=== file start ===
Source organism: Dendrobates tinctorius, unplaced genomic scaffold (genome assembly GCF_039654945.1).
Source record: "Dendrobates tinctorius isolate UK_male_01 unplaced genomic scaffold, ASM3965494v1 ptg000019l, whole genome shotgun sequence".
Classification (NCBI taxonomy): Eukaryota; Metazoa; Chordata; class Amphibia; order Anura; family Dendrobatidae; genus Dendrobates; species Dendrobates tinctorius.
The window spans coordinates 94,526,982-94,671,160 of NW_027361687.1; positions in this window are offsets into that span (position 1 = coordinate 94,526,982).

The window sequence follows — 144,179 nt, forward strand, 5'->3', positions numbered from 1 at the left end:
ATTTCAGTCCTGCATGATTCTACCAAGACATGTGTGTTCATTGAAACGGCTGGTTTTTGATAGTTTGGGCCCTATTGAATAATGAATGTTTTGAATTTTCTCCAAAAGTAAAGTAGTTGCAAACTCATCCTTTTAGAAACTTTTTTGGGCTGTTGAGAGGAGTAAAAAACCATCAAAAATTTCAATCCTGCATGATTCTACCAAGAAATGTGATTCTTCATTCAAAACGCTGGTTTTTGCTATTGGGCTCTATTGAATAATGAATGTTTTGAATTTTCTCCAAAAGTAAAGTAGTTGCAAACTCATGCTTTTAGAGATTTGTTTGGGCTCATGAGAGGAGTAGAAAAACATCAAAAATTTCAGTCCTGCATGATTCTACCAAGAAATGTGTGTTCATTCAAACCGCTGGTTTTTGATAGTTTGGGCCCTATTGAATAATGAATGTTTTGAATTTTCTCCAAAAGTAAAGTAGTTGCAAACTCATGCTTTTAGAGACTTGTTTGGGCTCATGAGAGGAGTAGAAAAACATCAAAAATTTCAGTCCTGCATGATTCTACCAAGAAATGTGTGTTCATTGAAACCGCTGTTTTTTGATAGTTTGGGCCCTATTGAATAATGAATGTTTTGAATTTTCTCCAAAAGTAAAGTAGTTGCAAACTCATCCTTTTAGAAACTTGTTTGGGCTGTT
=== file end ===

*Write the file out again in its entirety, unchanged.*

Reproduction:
Source organism: Dendrobates tinctorius, unplaced genomic scaffold (genome assembly GCF_039654945.1).
Source record: "Dendrobates tinctorius isolate UK_male_01 unplaced genomic scaffold, ASM3965494v1 ptg000019l, whole genome shotgun sequence".
Classification (NCBI taxonomy): Eukaryota; Metazoa; Chordata; class Amphibia; order Anura; family Dendrobatidae; genus Dendrobates; species Dendrobates tinctorius.
The window spans coordinates 94,526,982-94,671,160 of NW_027361687.1; positions in this window are offsets into that span (position 1 = coordinate 94,526,982).

The window sequence follows — 144,179 nt, forward strand, 5'->3', positions numbered from 1 at the left end:
ATTTCAGTCCTGCATGATTCTACCAAGACATGTGTGTTCATTGAAACGGCTGGTTTTTGATAGTTTGGGCCCTATTGAATAATGAATGTTTTGAATTTTCTCCAAAAGTAAAGTAGTTGCAAACTCATCCTTTTAGAAACTTTTTTGGGCTGTTGAGAGGAGTAAAAAACCATCAAAAATTTCAATCCTGCATGATTCTACCAAGAAATGTGATTCTTCATTCAAAACGCTGGTTTTTGCTATTGGGCTCTATTGAATAATGAATGTTTTGAATTTTCTCCAAAAGTAAAGTAGTTGCAAACTCATGCTTTTAGAGATTTGTTTGGGCTCATGAGAGGAGTAGAAAAACATCAAAAATTTCAGTCCTGCATGATTCTACCAAGAAATGTGTGTTCATTCAAACCGCTGGTTTTTGATAGTTTGGGCCCTATTGAATAATGAATGTTTTGAATTTTCTCCAAAAGTAAAGTAGTTGCAAACTCATGCTTTTAGAGACTTGTTTGGGCTCATGAGAGGAGTAGAAAAACATCAAAAATTTCAGTCCTGCATGATTCTACCAAGAAATGTGTGTTCATTGAAACCGCTGTTTTTTGATAGTTTGGGCCCTATTGAATAATGAATGTTTTGAATTTTCTCCAAAAGTAAAGTAGTTGCAAACTCATCCTTTTAGAAACTTGTTTGGGCTGTT